Microsoft Brings Its AI Copilot to Windows 10


A surprise update from Microsoft adds artificial intelligence to older PCs.

Microsoft is bringing a preview of its generative AI Copilot tool to Windows 10 for businesses and home users to start; Copilot will come to managed PCs later when IT pros get the tools to support and manage it.

While Copilot won’t be in today’s Windows 10 update, as it requires additional testing before release, Microsoft will be using it to refine the update experience for what it calls “seekers,” adding a new Get The Latest Updates As Soon As They’re Available toggle to Windows Update. Selecting this will opt you into early access to non-security updates, including Windows Copilot as soon as it is available.

The arrival of Copilot in Windows 10 isn’t changing the operating system’s end-of-life date, which is still scheduled for Oct. 14, 2025. Microsoft is describing this release as about “bringing the value of AI and specifically Copilot” to Windows 10.

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An unexpected Windows 10 update

During his Microsoft Ignite keynote on Nov. 15, Microsoft CEO Satya Nadella called this the “age of copilots.” Microsoft is now delivering its AI assistants to places we weren’t expecting; Windows Copilot is coming to Windows 10 (Figure A).

Figure A

Screenshot of Windows 10 desktop with Copilot in use.
Windows Copilot in use in Windows 10. Image: Microsoft

When Microsoft rolled out the 22H2 update to Windows 10 in October 2022, it was expected to be the last major update to Windows 10 before its support lifecycle ends in 2025. Microsoft has announced that it is bringing at least some of the features of its Copilot AI assistant to Windows 10, launching it in a Windows Insider build, as well as teasing possible additional changes in the future. However, the arrival of this update doesn’t mean that Microsoft is changing when support ends.

Microsoft’s growing family of Copilots launched in February 2023 as Bing Chat, which has since been rebranded as part of Microsoft’s suite of AI assistant tools. It builds on top of Microsoft’s OpenAI partnerships and the GPT-series of large language models, delivering on Microsoft’s long-held ambition of adding natural user interfaces to Windows. Windows Copilot uses a mix of GPT’s language parsing capabilities and its summarization tools to give answers to questions, using the database behind the Bing search engine as a source of information beyond GPT’s own training data, with other data sources and services where needed.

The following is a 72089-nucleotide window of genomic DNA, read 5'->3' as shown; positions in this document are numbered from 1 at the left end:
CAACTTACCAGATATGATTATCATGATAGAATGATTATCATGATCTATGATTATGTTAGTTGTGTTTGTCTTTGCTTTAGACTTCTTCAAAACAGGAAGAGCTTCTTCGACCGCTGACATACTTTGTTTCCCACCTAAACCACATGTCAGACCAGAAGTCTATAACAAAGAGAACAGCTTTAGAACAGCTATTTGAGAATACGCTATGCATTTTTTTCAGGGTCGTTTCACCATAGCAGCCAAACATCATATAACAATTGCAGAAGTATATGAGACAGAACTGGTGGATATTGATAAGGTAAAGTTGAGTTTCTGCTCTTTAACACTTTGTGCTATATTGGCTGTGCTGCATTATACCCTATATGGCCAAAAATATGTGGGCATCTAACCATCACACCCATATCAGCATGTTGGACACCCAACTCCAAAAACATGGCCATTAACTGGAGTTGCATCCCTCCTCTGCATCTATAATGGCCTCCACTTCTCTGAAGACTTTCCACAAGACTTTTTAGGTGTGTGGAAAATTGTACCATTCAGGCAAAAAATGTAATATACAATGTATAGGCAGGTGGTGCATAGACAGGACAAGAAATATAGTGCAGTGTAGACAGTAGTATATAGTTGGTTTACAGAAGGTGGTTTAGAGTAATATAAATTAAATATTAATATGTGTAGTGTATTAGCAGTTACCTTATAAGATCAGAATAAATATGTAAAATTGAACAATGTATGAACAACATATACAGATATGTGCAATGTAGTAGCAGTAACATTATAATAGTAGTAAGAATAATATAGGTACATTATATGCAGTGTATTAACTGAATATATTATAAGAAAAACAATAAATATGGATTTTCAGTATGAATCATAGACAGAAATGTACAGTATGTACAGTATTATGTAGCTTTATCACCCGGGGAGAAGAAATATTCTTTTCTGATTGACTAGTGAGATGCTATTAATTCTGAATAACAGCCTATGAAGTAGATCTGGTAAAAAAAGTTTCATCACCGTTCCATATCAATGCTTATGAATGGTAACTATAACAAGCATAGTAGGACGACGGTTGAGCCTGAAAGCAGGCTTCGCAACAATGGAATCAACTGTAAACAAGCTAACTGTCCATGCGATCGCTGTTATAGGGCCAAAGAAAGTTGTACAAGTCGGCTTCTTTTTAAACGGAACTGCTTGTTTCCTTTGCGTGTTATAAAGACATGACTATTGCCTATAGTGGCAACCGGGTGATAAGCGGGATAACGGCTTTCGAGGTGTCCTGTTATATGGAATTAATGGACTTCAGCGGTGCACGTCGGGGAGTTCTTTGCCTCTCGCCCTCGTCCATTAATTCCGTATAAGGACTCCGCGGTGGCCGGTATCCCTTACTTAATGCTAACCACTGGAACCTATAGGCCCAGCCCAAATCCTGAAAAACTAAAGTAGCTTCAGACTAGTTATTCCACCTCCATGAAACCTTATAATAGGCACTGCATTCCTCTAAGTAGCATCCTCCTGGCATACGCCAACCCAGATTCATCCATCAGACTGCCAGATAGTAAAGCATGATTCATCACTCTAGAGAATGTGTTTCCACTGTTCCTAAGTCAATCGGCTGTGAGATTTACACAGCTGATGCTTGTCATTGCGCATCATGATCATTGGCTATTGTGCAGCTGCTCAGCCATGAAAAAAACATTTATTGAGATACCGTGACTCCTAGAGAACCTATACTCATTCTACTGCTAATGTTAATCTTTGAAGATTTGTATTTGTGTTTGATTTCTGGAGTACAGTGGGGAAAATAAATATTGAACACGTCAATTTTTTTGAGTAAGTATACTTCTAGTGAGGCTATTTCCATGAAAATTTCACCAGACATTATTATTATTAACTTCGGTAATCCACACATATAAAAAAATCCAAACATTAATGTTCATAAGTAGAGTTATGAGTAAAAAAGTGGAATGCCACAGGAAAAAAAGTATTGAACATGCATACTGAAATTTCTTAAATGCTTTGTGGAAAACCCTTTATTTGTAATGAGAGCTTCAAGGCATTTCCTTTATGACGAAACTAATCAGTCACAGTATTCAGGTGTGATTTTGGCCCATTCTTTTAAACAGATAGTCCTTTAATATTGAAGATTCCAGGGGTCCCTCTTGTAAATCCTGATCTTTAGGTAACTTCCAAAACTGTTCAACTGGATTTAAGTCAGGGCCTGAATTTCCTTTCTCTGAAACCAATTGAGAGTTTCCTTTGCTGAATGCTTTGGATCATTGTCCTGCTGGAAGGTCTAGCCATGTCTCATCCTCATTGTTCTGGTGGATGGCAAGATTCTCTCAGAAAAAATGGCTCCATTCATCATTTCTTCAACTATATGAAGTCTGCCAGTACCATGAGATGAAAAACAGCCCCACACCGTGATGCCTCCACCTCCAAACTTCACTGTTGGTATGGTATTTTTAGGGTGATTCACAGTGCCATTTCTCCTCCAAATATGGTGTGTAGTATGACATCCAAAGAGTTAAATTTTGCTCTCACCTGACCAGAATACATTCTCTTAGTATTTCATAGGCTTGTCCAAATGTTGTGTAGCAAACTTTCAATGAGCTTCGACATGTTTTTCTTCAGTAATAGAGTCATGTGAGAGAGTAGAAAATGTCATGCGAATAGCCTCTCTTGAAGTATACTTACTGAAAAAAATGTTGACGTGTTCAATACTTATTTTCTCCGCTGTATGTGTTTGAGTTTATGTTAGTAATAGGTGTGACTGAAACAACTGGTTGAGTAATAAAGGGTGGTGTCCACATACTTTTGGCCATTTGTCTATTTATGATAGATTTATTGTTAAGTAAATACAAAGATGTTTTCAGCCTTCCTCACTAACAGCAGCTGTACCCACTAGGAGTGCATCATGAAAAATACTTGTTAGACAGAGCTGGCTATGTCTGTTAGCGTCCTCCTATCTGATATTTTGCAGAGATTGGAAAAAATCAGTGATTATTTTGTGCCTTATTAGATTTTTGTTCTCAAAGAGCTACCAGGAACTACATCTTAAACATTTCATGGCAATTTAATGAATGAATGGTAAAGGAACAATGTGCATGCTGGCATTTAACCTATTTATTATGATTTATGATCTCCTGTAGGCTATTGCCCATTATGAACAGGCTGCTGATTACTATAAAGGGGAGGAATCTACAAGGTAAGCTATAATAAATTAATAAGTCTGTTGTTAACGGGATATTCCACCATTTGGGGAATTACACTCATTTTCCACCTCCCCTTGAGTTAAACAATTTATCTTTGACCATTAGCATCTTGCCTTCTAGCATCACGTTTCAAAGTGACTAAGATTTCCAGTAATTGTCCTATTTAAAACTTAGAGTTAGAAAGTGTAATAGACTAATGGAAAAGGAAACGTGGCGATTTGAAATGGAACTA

As a result, it has been rolling out different Copilots, focusing on specific tasks: coding, business applications, security and more. Copilot for Windows is intended to help you find things on and about your PC that you might not find by other means, where they might be buried several layers down in Settings, as well as give you quick access to chat-powered services. Windows 11’s Copilot rolled out as part of the 22H2 Moment 4 update earlier this fall, with access to Bing search and to a subset of Windows features and system applications. You can use it to open tools like Focus or change between light and dark modes.

Who can access Windows Copilot in Windows 10

Access to the preview of Windows Copilot in Windows 10 will be via a non-security update, initially for Windows Insiders in the Release Preview channel. There are hardware limitations, too: You will need at least 4 GB of RAM and a 720p display to use Copilot. Not all countries will get access to this first release, with it being limited to North America and parts of Asia and South America.

The initial release will only be available for consumer PCs that have opted in to the Windows Insider program, applicable to Home and Pro installs that aren’t managed by an IT department. This will allow IT professionals to try it out on sandboxed PCs before Microsoft makes it available to all Windows 10 devices.

How to access Windows Copilot in Windows 10

Like the Windows 11 Copilot, the Windows 10 version will be an embedded web view launched via a Copilot button in the taskbar. Unlike Windows 11, this button will be at the far right of the taskbar, next to the date and time. Click the button, and Copilot will open on the right of your screen without overlaying your other windows, which will be resized and moved.

You will be able to open Copilot using the familiar Win C shortcut used to launch Cortana.

Windows 10 Copilot vs Windows 11 Copilot

Not all the features and skills in the Windows 11 version of Copilot will be available in the Windows 10 version of the AI assistant because the APIs those features use aren’t part of Windows 10, and there are no plans to add them. Where APIs are available, additional skills will be added in future updates to Windows 10’s Copilot. Other Copilot features that depend on Windows 11 hardware capabilities are unlikely to be delivered because Microsoft can’t guarantee their availability on older devices.

One important aspect of this update is that many Windows Copilot features depend on information that’s associated with a user’s Microsoft account. An account wasn’t necessary for Windows 10, so users will need to create one to get the most from the service.

Why Windows 10 Copilot makes sense

While adding Copilot to Windows 10 is an unexpected change, it’s one that makes sense for Microsoft and its users. Adding AI to Windows 10 will give older PCs a new lease of life, and Microsoft will get more data on how people use AI while refining its growing natural language capabilities.

More news from Microsoft Ignite: Microsoft Copilot Announced for Azure and New Solutions Offer More Security and Productivity from Windows in the Cloud


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